Both Bob's Red Mill and Arrowhead Mills sell amaranth flour, but if you can't find it in your store, here are amaranth options on

Aguaymanto This fruit is related to one of my local favorites, the tomatillo (you can see the similar husks in the photo). It is currently being researched for its potential as an antioxidant source, and it has been found to contain melatonin.

Locals like to use it in jams, syrups, and pastries, but it is also seen in fruit salads and salsas.

Lucuma, or eggfruit, if you Google it, will pop up quite frequently as the next big superfood, and ground powders are available online. (As with maca, I am not providing links, as I am not telling you about these foods to encourage a superfood or supplement mentality.) This fruit tree can grow in warmer US climates such as Florida or Arizona. It's a Peruvian favorite, as illustrated by the blog Peru Food. It is described as tasting a little bit like maple syrup ice cream.

It is a favorite of raw food enthusiasts. They promote it as low-glycemic, though I was not able to find the actual scientific reference for it in my search; most references circle back to the same video. If anyone out there can direct me to that, I'm happy to post for everyone.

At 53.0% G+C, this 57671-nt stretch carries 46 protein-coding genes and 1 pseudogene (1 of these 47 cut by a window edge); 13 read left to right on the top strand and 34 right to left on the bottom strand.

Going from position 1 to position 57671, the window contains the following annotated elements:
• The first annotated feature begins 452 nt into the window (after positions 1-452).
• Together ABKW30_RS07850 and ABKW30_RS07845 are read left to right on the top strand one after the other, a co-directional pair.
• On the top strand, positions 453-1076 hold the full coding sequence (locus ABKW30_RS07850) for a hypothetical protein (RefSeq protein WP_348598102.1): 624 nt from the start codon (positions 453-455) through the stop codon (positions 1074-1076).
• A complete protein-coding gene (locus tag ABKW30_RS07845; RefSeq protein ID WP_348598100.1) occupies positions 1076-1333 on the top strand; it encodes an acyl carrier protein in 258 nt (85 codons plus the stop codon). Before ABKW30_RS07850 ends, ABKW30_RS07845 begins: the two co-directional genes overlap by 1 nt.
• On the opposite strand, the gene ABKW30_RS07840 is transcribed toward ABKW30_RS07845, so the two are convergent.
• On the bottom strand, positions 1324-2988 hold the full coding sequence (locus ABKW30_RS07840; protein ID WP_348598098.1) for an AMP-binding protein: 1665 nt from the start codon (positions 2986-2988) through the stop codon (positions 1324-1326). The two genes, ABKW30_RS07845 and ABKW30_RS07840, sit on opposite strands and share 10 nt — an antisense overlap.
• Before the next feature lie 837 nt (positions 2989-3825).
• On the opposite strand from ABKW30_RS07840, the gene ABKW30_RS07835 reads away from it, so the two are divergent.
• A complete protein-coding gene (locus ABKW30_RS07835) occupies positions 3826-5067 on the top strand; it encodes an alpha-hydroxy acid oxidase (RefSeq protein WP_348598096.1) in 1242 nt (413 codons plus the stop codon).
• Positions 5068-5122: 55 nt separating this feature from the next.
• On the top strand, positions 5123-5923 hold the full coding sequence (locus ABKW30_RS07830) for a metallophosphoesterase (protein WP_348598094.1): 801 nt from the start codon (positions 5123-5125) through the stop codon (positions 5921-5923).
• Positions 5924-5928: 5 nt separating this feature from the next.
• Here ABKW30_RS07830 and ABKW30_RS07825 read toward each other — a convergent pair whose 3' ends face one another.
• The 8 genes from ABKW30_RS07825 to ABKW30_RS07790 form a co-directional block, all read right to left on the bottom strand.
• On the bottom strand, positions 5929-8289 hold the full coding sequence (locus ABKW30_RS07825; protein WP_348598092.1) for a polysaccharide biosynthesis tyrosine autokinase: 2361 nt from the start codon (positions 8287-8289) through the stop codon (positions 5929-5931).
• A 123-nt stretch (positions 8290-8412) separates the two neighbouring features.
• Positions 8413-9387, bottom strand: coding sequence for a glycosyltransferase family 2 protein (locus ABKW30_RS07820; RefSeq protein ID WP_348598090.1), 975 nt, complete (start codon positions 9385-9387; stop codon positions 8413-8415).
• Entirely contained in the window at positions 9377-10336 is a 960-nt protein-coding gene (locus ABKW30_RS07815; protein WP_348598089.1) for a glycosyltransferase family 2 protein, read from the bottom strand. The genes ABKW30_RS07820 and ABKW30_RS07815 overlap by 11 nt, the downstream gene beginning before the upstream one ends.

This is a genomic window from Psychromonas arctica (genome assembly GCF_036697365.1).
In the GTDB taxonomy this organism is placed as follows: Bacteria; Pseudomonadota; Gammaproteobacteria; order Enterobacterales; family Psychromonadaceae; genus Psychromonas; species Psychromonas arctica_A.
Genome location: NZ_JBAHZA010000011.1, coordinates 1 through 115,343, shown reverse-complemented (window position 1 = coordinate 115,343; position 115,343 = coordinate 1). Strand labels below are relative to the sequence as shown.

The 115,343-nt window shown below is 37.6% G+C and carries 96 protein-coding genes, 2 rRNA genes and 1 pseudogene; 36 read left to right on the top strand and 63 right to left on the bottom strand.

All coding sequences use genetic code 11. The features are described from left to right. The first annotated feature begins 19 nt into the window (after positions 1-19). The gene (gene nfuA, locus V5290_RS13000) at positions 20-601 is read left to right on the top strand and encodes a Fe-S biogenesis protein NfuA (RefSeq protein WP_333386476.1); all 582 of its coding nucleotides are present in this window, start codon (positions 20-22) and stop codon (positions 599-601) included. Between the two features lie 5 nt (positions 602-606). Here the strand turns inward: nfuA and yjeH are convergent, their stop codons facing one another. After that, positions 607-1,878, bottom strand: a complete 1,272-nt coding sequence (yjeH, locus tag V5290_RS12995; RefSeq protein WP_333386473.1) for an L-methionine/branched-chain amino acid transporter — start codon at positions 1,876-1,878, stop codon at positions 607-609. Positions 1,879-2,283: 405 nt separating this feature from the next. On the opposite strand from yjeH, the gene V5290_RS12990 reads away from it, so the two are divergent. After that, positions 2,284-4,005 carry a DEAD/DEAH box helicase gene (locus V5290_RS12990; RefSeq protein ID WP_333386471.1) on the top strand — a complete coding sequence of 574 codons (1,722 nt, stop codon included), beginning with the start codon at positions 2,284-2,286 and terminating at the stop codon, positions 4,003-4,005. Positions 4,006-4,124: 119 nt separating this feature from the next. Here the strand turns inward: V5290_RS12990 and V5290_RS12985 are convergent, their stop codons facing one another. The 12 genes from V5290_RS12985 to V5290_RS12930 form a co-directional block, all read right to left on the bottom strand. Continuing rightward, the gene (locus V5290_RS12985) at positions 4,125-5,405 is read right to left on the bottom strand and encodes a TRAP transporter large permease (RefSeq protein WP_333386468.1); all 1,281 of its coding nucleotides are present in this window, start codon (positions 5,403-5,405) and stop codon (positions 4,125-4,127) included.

Nutritionally, lucuma is high in fiber, iron, and as you might guess from its beautiful color, beta carotene.

Sacha Inchi, or the Peruvian peanut, comes from the rainforest. I actually tried this at Expo West; it was prepared like corn nuts and there was also a version coated with fair-trade chocolate (isn't that the best way to get Americans to try anything new and different?) It's pretty high protein, and it contains ALA, the vegan omega-3 fatty acid. (With respect to the omega-3's it's an option to flaxseed.) In Peru, its oil is used for cooking so I imagine some day it will show up in US markets as well.

Again, American marketing reps are trying to capitalize on the superfood craze when selling this food. It's fine to eat, and its nutritional value is nice, but no need to abandon everything else you're doing for it. Try it when you can, enjoy it when you find it, and know it fits well into a hormone-friendly lifestyle.